A Maryland woman came down with a severe tropical infection called melioidosis from her freshwater home aquarium, says a report in the journal Emerging Infectious Diseases describing a new route of transmission. Melioidosis is caused by the bacteria Burkholderia pseudomallei in soil or water.
Until last year, almost all US cases of melioidosis were from people who lived or traveled to disease-endemic areas. It has been a rare infection in the US.
But this is not the first case of melioidosis from an unusual source. Earlier in 2021, CDC and state epidemiologists traced an outbreak of melioidosis in Georgia, Kansas, Minnesota, and Texas to B pseudomallei in a bottle of “Better Homes & Gardens Lavender & Chamomile Essential Oil Infused Aromatherapy Room Spray with Gemstones.”
In the aquarium case, the patient was a 56-year-old woman with diabetes and rheumatologic disease. She had been on immunosuppressives (methotrexate, azathioprine, and prednisone) until 1 month before she became symptomatic. She was hospitalized for fever and pneumonia.
Multiple blood cultures obtained on days 1-4 grew B pseudomallei, but she had no evidence of endocarditis or intravascular seeding. Despite weeks of meropenem (Merrem), she developed evidence of a lung abscess, and trimethoprim/sulfamethoxazole (Bactrim) was added. Ultimately, the patient required a 12-week course of antibiotics.
CDC epidemiologist Patrick Dawson, MD, first author of the report, told Medscape Medical News that although outbreak investigators always ask about pet ownership, they have not explicitly asked about fish. In this case, the patient did not volunteer exposure to the fish.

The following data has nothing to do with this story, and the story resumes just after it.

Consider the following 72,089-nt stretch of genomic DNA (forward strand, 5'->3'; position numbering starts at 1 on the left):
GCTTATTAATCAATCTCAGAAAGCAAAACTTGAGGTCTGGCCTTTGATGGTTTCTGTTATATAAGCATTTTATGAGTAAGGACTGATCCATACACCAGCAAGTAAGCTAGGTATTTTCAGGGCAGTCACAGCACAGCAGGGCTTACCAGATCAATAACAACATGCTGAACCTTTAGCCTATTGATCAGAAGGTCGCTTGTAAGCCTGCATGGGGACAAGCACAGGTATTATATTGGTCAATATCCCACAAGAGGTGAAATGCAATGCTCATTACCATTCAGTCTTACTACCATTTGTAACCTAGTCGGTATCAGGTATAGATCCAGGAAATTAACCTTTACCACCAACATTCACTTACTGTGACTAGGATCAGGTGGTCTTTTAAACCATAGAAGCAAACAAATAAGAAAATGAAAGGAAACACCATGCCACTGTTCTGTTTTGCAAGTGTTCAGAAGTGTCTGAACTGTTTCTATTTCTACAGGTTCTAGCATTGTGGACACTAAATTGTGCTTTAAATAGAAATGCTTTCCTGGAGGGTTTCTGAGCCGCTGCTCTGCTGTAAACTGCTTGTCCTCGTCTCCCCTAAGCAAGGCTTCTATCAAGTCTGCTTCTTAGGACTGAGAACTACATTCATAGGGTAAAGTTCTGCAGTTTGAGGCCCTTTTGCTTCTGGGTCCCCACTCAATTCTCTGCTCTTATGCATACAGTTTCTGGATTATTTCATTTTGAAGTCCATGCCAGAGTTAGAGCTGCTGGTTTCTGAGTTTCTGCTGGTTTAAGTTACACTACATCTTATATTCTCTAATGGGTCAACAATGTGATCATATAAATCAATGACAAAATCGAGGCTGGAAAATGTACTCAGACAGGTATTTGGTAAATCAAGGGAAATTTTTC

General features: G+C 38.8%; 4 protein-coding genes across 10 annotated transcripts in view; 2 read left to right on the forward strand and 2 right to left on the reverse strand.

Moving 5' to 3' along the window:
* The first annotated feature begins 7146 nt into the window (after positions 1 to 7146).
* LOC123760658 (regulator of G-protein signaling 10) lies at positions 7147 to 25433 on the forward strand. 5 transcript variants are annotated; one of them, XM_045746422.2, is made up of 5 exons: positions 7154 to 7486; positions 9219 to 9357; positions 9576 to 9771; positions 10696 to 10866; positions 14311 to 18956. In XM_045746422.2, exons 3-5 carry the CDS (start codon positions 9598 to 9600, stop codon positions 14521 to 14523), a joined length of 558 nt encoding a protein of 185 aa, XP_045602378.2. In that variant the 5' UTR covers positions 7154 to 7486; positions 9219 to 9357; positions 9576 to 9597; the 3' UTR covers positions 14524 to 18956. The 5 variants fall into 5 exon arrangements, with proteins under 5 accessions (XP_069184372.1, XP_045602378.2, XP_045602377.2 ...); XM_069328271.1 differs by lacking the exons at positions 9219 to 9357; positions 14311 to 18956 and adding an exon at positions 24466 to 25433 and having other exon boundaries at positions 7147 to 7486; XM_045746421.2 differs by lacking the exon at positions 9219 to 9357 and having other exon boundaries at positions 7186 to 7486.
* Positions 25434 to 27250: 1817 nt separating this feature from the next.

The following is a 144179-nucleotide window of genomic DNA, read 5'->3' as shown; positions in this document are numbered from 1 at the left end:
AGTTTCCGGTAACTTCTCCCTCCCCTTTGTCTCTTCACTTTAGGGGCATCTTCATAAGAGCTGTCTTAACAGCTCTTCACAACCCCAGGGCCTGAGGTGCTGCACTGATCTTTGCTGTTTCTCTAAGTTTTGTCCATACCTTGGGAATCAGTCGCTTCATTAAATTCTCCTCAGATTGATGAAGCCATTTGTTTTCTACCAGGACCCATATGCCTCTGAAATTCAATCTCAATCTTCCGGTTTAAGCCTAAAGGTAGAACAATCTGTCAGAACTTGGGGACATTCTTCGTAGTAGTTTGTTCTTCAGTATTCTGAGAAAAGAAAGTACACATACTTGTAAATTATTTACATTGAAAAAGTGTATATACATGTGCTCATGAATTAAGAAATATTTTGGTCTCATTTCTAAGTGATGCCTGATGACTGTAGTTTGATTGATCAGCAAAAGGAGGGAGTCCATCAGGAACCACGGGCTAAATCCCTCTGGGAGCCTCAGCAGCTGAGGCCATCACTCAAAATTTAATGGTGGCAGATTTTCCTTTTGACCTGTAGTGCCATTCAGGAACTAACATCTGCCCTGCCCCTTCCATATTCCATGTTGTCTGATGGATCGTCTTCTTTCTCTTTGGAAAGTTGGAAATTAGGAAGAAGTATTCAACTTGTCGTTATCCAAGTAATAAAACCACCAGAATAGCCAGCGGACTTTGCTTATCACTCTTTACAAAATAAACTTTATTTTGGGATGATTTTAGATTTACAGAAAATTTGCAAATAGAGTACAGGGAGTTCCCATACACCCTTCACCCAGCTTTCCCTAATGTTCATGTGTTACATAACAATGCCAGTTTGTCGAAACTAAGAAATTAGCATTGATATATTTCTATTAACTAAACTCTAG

When state epidemiologists visited the patient’s home, “one of the first things they saw was a few aquariums,” Dawson said. Seeing the water and knowing “that most freshwater tropical fish in the US are imported from Southeast Asia” led them to culture specifically for B pseudomallei, which can be difficult for the microbiology lab to identify.
From there, Dawson explained, “The Maryland Department of Health sent a team to the local pet store” but did not find any of the bacteria there. (The patient had bought her fish 6 months earlier.) The investigators then worked with the national brand “to identify where they had actually sourced the fish from.”
Two retailers supply almost all of US guppies and plants. While investigators could not find an exact matching isolate after so many months had elapsed, they found a positive PCR for B pseudomallei in a water sample from imported fish in Louisiana.
Dawson said tropical fish are imported from southeast Asia and typically come from small family fish farms. The fish import industry has “certain products that they add to the water to hopefully kill any bacteria.” He was unaware whether this included antibiotics but suggested, “we would have seen many more cases by now” of antibiotic resistance if it did.
In general advice for the public, Dawson said, “I would recommend washing hands before and after contact with the aquarium. If you have cuts or wounds on your hands, it’s really important to wear gloves if you have to go clean or maintain the aquarium and you’re putting your hands in the water, just for that extra layer of protection. It’s probably a strong idea to just avoid that altogether if someone’s immunocompromised. And not letting young children under 5 years old clean aquariums.” These are the “simplest things to do to protect yourself.”